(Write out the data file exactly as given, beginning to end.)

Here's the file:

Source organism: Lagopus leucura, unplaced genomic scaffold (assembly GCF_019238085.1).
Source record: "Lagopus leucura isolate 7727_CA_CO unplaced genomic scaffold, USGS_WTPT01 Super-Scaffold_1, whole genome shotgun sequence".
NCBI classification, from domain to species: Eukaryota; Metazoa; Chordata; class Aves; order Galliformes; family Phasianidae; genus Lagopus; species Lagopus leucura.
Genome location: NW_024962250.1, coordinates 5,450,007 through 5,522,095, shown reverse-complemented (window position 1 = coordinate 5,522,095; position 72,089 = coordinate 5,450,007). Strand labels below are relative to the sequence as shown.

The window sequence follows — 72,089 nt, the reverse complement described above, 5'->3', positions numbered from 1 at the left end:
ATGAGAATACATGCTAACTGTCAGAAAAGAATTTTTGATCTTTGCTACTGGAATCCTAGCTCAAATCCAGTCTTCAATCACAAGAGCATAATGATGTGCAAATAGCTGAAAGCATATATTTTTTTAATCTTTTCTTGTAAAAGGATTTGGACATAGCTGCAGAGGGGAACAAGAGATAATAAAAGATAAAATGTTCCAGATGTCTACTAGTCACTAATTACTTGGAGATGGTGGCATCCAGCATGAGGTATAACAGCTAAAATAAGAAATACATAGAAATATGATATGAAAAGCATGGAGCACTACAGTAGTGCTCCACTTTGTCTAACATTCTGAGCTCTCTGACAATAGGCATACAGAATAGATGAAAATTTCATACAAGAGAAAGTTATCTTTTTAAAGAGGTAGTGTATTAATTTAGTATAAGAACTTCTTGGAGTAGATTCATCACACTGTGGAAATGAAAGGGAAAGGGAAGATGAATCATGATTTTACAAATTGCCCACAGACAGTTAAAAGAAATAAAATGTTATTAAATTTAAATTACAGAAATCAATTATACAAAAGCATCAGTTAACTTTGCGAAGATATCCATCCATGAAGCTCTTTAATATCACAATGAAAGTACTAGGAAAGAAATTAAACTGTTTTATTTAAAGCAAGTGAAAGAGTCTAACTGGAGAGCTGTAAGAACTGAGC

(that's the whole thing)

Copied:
Source organism: Lagopus leucura, unplaced genomic scaffold (assembly GCF_019238085.1).
Source record: "Lagopus leucura isolate 7727_CA_CO unplaced genomic scaffold, USGS_WTPT01 Super-Scaffold_1, whole genome shotgun sequence".
NCBI classification, from domain to species: Eukaryota; Metazoa; Chordata; class Aves; order Galliformes; family Phasianidae; genus Lagopus; species Lagopus leucura.
Genome location: NW_024962250.1, coordinates 5,450,007 through 5,522,095, shown reverse-complemented (window position 1 = coordinate 5,522,095; position 72,089 = coordinate 5,450,007). Strand labels below are relative to the sequence as shown.

The window sequence follows — 72,089 nt, the reverse complement described above, 5'->3', positions numbered from 1 at the left end:
ATGAGAATACATGCTAACTGTCAGAAAAGAATTTTTGATCTTTGCTACTGGAATCCTAGCTCAAATCCAGTCTTCAATCACAAGAGCATAATGATGTGCAAATAGCTGAAAGCATATATTTTTTTAATCTTTTCTTGTAAAAGGATTTGGACATAGCTGCAGAGGGGAACAAGAGATAATAAAAGATAAAATGTTCCAGATGTCTACTAGTCACTAATTACTTGGAGATGGTGGCATCCAGCATGAGGTATAACAGCTAAAATAAGAAATACATAGAAATATGATATGAAAAGCATGGAGCACTACAGTAGTGCTCCACTTTGTCTAACATTCTGAGCTCTCTGACAATAGGCATACAGAATAGATGAAAATTTCATACAAGAGAAAGTTATCTTTTTAAAGAGGTAGTGTATTAATTTAGTATAAGAACTTCTTGGAGTAGATTCATCACACTGTGGAAATGAAAGGGAAAGGGAAGATGAATCATGATTTTACAAATTGCCCACAGACAGTTAAAAGAAATAAAATGTTATTAAATTTAAATTACAGAAATCAATTATACAAAAGCATCAGTTAACTTTGCGAAGATATCCATCCATGAAGCTCTTTAATATCACAATGAAAGTACTAGGAAAGAAATTAAACTGTTTTATTTAAAGCAAGTGAAAGAGTCTAACTGGAGAGCTGTAAGAACTGAGC